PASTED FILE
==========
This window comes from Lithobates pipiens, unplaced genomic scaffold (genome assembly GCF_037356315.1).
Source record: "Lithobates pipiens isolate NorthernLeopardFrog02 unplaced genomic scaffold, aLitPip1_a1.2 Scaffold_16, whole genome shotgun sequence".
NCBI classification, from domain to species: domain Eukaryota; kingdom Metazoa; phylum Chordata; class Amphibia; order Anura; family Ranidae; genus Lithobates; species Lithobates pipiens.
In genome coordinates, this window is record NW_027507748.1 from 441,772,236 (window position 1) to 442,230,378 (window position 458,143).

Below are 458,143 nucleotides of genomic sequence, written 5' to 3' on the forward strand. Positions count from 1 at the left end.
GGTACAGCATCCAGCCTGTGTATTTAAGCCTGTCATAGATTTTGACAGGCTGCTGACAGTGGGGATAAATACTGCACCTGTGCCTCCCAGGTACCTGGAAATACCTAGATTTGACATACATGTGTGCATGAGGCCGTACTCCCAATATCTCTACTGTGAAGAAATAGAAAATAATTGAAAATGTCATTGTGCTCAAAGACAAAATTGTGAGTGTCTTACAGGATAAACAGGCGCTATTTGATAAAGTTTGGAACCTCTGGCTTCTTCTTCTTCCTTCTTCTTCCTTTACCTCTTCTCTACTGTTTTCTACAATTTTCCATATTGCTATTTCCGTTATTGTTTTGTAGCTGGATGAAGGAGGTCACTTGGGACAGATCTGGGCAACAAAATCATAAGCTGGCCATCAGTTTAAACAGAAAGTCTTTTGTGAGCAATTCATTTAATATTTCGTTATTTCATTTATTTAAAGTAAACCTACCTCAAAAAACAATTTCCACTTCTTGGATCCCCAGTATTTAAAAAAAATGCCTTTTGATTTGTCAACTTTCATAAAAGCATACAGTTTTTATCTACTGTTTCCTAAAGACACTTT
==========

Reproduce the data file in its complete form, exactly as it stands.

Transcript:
This window comes from Lithobates pipiens, unplaced genomic scaffold (genome assembly GCF_037356315.1).
Source record: "Lithobates pipiens isolate NorthernLeopardFrog02 unplaced genomic scaffold, aLitPip1_a1.2 Scaffold_16, whole genome shotgun sequence".
NCBI classification, from domain to species: domain Eukaryota; kingdom Metazoa; phylum Chordata; class Amphibia; order Anura; family Ranidae; genus Lithobates; species Lithobates pipiens.
In genome coordinates, this window is record NW_027507748.1 from 441,772,236 (window position 1) to 442,230,378 (window position 458,143).

Below are 458,143 nucleotides of genomic sequence, written 5' to 3' on the forward strand. Positions count from 1 at the left end.
GGTACAGCATCCAGCCTGTGTATTTAAGCCTGTCATAGATTTTGACAGGCTGCTGACAGTGGGGATAAATACTGCACCTGTGCCTCCCAGGTACCTGGAAATACCTAGATTTGACATACATGTGTGCATGAGGCCGTACTCCCAATATCTCTACTGTGAAGAAATAGAAAATAATTGAAAATGTCATTGTGCTCAAAGACAAAATTGTGAGTGTCTTACAGGATAAACAGGCGCTATTTGATAAAGTTTGGAACCTCTGGCTTCTTCTTCTTCCTTCTTCTTCCTTTACCTCTTCTCTACTGTTTTCTACAATTTTCCATATTGCTATTTCCGTTATTGTTTTGTAGCTGGATGAAGGAGGTCACTTGGGACAGATCTGGGCAACAAAATCATAAGCTGGCCATCAGTTTAAACAGAAAGTCTTTTGTGAGCAATTCATTTAATATTTCGTTATTTCATTTATTTAAAGTAAACCTACCTCAAAAAACAATTTCCACTTCTTGGATCCCCAGTATTTAAAAAAAATGCCTTTTGATTTGTCAACTTTCATAAAAGCATACAGTTTTTATCTACTGTTTCCTAAAGACACTTT